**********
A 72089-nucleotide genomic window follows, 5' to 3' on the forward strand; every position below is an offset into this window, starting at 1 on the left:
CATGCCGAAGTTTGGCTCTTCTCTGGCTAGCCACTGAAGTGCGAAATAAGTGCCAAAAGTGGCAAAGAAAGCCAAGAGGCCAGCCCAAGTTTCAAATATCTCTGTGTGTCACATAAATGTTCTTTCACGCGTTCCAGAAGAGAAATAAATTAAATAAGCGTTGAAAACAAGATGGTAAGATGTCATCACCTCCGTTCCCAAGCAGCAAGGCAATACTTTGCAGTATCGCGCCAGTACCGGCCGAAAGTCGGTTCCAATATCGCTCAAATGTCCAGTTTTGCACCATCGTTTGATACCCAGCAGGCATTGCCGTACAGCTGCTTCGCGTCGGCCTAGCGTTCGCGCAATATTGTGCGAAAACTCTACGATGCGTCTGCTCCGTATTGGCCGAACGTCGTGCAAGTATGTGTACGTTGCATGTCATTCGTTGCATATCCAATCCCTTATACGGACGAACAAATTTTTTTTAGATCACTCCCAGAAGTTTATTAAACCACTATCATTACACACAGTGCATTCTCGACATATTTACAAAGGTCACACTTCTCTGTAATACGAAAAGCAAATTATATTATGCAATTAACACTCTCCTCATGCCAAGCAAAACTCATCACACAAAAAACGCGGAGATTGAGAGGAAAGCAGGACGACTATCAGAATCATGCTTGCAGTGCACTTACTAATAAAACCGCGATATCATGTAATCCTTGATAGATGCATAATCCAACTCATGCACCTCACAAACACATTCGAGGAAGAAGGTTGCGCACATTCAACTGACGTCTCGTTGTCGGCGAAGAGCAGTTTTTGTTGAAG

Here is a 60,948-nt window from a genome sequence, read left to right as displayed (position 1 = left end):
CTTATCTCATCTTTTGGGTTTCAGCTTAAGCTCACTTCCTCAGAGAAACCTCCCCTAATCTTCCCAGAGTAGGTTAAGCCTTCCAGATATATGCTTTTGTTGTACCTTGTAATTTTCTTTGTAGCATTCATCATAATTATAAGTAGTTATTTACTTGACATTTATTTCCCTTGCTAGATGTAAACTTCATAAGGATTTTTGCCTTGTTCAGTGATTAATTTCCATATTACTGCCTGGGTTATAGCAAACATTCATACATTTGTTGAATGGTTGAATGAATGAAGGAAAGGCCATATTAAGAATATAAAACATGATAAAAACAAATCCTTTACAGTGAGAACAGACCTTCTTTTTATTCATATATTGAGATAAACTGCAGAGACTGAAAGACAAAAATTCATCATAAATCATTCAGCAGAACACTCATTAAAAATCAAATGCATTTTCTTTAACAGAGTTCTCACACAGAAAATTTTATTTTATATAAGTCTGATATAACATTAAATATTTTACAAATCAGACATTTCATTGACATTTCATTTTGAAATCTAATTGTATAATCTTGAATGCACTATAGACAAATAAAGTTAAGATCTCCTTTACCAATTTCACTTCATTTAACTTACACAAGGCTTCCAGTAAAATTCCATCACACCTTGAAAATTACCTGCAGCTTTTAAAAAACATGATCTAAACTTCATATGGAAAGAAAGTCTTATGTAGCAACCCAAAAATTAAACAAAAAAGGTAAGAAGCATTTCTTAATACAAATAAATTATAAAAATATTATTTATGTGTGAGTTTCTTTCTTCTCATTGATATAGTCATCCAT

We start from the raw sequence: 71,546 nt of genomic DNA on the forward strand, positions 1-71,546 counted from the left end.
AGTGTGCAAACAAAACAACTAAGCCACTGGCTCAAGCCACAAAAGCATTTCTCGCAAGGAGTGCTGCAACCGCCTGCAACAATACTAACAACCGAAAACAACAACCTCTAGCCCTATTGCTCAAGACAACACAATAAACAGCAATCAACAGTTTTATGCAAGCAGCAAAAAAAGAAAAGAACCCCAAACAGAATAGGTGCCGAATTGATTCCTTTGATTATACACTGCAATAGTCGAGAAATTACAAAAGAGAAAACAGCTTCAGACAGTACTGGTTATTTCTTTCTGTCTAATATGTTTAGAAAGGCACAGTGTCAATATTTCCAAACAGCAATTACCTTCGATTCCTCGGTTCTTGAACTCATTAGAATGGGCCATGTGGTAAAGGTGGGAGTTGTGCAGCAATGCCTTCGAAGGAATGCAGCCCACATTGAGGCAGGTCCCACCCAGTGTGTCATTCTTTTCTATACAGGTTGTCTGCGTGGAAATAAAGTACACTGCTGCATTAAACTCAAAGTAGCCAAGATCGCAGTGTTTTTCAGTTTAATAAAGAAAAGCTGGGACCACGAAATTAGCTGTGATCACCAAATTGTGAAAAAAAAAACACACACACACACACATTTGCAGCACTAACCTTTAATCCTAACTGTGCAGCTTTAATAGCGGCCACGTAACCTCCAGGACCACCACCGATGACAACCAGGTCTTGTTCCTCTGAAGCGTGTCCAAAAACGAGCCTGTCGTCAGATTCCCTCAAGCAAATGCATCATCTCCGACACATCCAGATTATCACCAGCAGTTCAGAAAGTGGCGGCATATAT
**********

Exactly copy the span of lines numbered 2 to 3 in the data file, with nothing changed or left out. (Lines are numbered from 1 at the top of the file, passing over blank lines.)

CATGCCGAAGTTTGGCTCTTCTCTGGCTAGCCACTGAAGTGCGAAATAAGTGCCAAAAGTGGCAAAGAAAGCCAAGAGGCCAGCCCAAGTTTCAAATATCTCTGTGTGTCACATAAATGTTCTTTCACGCGTTCCAGAAGAGAAATAAATTAAATAAGCGTTGAAAACAAGATGGTAAGATGTCATCACCTCCGTTCCCAAGCAGCAAGGCAATACTTTGCAGTATCGCGCCAGTACCGGCCGAAAGTCGGTTCCAATATCGCTCAAATGTCCAGTTTTGCACCATCGTTTGATACCCAGCAGGCATTGCCGTACAGCTGCTTCGCGTCGGCCTAGCGTTCGCGCAATATTGTGCGAAAACTCTACGATGCGTCTGCTCCGTATTGGCCGAACGTCGTGCAAGTATGTGTACGTTGCATGTCATTCGTTGCATATCCAATCCCTTATACGGACGAACAAATTTTTTTTAGATCACTCCCAGAAGTTTATTAAACCACTATCATTACACACAGTGCATTCTCGACATATTTACAAAGGTCACACTTCTCTGTAATACGAAAAGCAAATTATATTATGCAATTAACACTCTCCTCATGCCAAGCAAAACTCATCACACAAAAAACGCGGAGATTGAGAGGAAAGCAGGACGACTATCAGAATCATGCTTGCAGTGCACTTACTAATAAAACCGCGATATCATGTAATCCTTGATAGATGCATAATCCAACTCATGCACCTCACAAACACATTCGAGGAAGAAGGTTGCGCACATTCAACTGACGTCTCGTTGTCGGCGAAGAGCAGTTTTTGTTGAAG

Here is a 60,948-nt window from a genome sequence, read left to right as displayed (position 1 = left end):